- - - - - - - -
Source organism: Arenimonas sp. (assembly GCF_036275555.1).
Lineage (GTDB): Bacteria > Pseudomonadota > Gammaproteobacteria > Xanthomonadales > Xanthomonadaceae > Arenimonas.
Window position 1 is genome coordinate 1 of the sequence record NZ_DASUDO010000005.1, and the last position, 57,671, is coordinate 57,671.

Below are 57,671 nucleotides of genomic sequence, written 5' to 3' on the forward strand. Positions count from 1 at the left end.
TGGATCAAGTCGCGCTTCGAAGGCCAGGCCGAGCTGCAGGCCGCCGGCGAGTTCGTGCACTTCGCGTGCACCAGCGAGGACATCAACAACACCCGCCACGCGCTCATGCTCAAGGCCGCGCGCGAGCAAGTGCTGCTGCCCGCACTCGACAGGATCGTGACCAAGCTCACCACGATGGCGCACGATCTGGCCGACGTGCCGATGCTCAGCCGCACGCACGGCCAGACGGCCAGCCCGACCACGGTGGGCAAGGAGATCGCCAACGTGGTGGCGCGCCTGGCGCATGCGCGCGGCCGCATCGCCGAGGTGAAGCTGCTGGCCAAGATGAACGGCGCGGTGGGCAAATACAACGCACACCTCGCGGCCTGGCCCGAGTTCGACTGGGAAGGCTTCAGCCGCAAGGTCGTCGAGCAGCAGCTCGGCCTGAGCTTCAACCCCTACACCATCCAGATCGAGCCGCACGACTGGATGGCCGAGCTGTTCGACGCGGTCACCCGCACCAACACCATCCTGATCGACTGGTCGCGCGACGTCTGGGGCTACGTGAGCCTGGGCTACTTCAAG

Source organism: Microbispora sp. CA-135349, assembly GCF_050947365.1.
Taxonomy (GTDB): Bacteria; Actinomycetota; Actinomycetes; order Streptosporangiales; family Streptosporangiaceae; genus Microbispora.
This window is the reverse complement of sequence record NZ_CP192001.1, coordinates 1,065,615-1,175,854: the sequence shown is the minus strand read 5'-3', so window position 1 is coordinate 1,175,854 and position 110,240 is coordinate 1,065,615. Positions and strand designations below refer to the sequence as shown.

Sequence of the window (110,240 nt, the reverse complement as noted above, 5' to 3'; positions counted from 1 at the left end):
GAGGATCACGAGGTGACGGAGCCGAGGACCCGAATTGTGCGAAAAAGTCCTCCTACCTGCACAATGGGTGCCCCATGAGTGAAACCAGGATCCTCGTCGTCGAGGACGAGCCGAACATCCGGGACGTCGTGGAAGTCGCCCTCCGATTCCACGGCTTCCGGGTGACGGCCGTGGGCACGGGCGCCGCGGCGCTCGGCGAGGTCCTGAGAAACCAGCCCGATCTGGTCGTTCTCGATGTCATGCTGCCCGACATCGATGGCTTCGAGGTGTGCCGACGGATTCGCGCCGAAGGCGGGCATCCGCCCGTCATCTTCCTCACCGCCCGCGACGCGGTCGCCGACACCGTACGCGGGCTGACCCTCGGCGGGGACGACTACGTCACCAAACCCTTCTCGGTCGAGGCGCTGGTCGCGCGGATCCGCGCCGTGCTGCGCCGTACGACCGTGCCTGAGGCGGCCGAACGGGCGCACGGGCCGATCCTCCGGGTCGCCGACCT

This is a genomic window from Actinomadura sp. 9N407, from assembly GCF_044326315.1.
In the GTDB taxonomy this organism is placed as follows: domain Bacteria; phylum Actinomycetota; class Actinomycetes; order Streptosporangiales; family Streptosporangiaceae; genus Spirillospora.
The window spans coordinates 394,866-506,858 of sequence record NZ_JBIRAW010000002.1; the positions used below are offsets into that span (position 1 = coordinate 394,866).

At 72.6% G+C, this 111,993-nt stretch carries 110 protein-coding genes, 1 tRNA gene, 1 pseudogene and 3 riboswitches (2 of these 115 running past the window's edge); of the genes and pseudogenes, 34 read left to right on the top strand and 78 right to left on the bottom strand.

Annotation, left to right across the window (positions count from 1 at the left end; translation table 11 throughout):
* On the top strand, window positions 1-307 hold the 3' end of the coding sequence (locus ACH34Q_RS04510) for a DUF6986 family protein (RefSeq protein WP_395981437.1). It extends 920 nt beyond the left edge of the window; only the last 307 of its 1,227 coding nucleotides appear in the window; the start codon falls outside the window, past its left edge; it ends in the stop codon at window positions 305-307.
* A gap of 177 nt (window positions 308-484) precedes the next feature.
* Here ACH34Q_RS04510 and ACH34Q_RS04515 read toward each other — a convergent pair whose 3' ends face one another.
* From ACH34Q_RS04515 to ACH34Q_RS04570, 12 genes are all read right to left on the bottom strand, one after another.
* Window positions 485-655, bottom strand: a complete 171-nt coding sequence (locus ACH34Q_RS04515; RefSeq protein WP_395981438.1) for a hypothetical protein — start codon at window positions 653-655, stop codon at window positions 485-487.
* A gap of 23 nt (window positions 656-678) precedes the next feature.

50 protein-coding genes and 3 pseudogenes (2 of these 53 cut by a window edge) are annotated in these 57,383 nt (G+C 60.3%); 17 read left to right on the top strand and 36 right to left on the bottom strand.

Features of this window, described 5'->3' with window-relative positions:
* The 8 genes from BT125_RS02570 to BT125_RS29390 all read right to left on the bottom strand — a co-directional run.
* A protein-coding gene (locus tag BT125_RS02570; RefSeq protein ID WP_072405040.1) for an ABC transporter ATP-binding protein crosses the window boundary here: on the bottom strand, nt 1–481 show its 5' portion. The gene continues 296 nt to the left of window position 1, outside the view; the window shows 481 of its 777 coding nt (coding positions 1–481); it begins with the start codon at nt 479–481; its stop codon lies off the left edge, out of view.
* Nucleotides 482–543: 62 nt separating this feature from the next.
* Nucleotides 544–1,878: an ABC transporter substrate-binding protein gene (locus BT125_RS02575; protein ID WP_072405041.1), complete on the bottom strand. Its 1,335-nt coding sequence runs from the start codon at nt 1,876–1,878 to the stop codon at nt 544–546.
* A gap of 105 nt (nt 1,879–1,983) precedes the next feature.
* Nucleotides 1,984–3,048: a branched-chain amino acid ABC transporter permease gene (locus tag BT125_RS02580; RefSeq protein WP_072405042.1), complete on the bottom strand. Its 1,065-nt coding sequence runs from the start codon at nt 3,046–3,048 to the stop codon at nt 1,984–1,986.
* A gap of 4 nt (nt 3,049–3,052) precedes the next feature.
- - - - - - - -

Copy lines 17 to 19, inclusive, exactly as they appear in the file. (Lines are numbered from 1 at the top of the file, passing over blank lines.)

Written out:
* A gap of 177 nt (window positions 308-484) precedes the next feature.
* Here ACH34Q_RS04510 and ACH34Q_RS04515 read toward each other — a convergent pair whose 3' ends face one another.
* From ACH34Q_RS04515 to ACH34Q_RS04570, 12 genes are all read right to left on the bottom strand, one after another.